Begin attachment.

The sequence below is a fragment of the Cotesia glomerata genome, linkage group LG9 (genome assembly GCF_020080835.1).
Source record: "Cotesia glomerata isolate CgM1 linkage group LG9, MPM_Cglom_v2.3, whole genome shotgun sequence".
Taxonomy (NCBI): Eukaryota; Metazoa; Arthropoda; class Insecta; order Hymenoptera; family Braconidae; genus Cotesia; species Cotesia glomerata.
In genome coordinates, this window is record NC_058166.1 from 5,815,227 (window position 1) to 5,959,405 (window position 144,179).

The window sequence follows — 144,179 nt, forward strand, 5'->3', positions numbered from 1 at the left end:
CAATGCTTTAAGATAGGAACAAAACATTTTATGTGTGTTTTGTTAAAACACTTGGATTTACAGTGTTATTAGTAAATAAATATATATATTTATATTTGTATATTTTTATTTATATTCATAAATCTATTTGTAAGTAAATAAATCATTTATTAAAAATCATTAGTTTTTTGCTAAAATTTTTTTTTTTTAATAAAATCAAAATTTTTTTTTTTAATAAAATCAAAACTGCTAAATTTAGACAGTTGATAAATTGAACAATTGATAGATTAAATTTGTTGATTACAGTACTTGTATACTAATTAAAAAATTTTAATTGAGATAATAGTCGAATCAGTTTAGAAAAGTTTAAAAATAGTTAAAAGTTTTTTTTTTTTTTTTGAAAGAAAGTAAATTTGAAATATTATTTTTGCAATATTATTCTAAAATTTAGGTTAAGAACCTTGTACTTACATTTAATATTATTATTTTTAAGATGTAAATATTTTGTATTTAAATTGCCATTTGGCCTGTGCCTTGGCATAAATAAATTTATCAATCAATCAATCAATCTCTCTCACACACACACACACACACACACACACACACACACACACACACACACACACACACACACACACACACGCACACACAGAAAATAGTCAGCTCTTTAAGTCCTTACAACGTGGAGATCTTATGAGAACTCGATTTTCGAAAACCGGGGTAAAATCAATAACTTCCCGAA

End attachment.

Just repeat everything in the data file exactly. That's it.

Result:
The sequence below is a fragment of the Cotesia glomerata genome, linkage group LG9 (genome assembly GCF_020080835.1).
Source record: "Cotesia glomerata isolate CgM1 linkage group LG9, MPM_Cglom_v2.3, whole genome shotgun sequence".
Taxonomy (NCBI): Eukaryota; Metazoa; Arthropoda; class Insecta; order Hymenoptera; family Braconidae; genus Cotesia; species Cotesia glomerata.
In genome coordinates, this window is record NC_058166.1 from 5,815,227 (window position 1) to 5,959,405 (window position 144,179).

The window sequence follows — 144,179 nt, forward strand, 5'->3', positions numbered from 1 at the left end:
CAATGCTTTAAGATAGGAACAAAACATTTTATGTGTGTTTTGTTAAAACACTTGGATTTACAGTGTTATTAGTAAATAAATATATATATTTATATTTGTATATTTTTATTTATATTCATAAATCTATTTGTAAGTAAATAAATCATTTATTAAAAATCATTAGTTTTTTGCTAAAATTTTTTTTTTTTAATAAAATCAAAATTTTTTTTTTTAATAAAATCAAAACTGCTAAATTTAGACAGTTGATAAATTGAACAATTGATAGATTAAATTTGTTGATTACAGTACTTGTATACTAATTAAAAAATTTTAATTGAGATAATAGTCGAATCAGTTTAGAAAAGTTTAAAAATAGTTAAAAGTTTTTTTTTTTTTTTTGAAAGAAAGTAAATTTGAAATATTATTTTTGCAATATTATTCTAAAATTTAGGTTAAGAACCTTGTACTTACATTTAATATTATTATTTTTAAGATGTAAATATTTTGTATTTAAATTGCCATTTGGCCTGTGCCTTGGCATAAATAAATTTATCAATCAATCAATCAATCTCTCTCACACACACACACACACACACACACACACACACACACACACACACACACACACACACACACACACACGCACACACAGAAAATAGTCAGCTCTTTAAGTCCTTACAACGTGGAGATCTTATGAGAACTCGATTTTCGAAAACCGGGGTAAAATCAATAACTTCCCGAA